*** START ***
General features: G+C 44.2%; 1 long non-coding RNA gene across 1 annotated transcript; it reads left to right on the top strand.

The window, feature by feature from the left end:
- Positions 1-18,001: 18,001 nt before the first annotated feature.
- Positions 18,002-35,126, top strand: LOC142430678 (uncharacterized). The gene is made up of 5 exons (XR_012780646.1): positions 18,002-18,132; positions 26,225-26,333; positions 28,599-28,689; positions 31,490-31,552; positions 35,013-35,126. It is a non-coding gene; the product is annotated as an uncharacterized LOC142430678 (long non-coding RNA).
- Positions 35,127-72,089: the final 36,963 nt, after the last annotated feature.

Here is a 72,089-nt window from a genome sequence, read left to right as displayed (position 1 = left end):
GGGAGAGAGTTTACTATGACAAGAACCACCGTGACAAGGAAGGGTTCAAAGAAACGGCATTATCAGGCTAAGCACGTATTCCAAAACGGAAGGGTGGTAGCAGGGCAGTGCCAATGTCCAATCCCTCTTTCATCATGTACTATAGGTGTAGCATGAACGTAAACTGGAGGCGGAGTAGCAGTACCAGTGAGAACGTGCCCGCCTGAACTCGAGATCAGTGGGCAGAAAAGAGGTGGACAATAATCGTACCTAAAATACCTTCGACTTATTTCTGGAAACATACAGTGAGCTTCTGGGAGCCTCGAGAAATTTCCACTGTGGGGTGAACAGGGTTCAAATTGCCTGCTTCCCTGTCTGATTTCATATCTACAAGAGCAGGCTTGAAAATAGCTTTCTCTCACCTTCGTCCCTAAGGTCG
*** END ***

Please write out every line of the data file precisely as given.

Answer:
General features: G+C 44.2%; 1 long non-coding RNA gene across 1 annotated transcript; it reads left to right on the top strand.

The window, feature by feature from the left end:
- Positions 1-18,001: 18,001 nt before the first annotated feature.
- Positions 18,002-35,126, top strand: LOC142430678 (uncharacterized). The gene is made up of 5 exons (XR_012780646.1): positions 18,002-18,132; positions 26,225-26,333; positions 28,599-28,689; positions 31,490-31,552; positions 35,013-35,126. It is a non-coding gene; the product is annotated as an uncharacterized LOC142430678 (long non-coding RNA).
- Positions 35,127-72,089: the final 36,963 nt, after the last annotated feature.

Here is a 72,089-nt window from a genome sequence, read left to right as displayed (position 1 = left end):
GGGAGAGAGTTTACTATGACAAGAACCACCGTGACAAGGAAGGGTTCAAAGAAACGGCATTATCAGGCTAAGCACGTATTCCAAAACGGAAGGGTGGTAGCAGGGCAGTGCCAATGTCCAATCCCTCTTTCATCATGTACTATAGGTGTAGCATGAACGTAAACTGGAGGCGGAGTAGCAGTACCAGTGAGAACGTGCCCGCCTGAACTCGAGATCAGTGGGCAGAAAAGAGGTGGACAATAATCGTACCTAAAATACCTTCGACTTATTTCTGGAAACATACAGTGAGCTTCTGGGAGCCTCGAGAAATTTCCACTGTGGGGTGAACAGGGTTCAAATTGCCTGCTTCCCTGTCTGATTTCATATCTACAAGAGCAGGCTTGAAAATAGCTTTCTCTCACCTTCGTCCCTAAGGTCG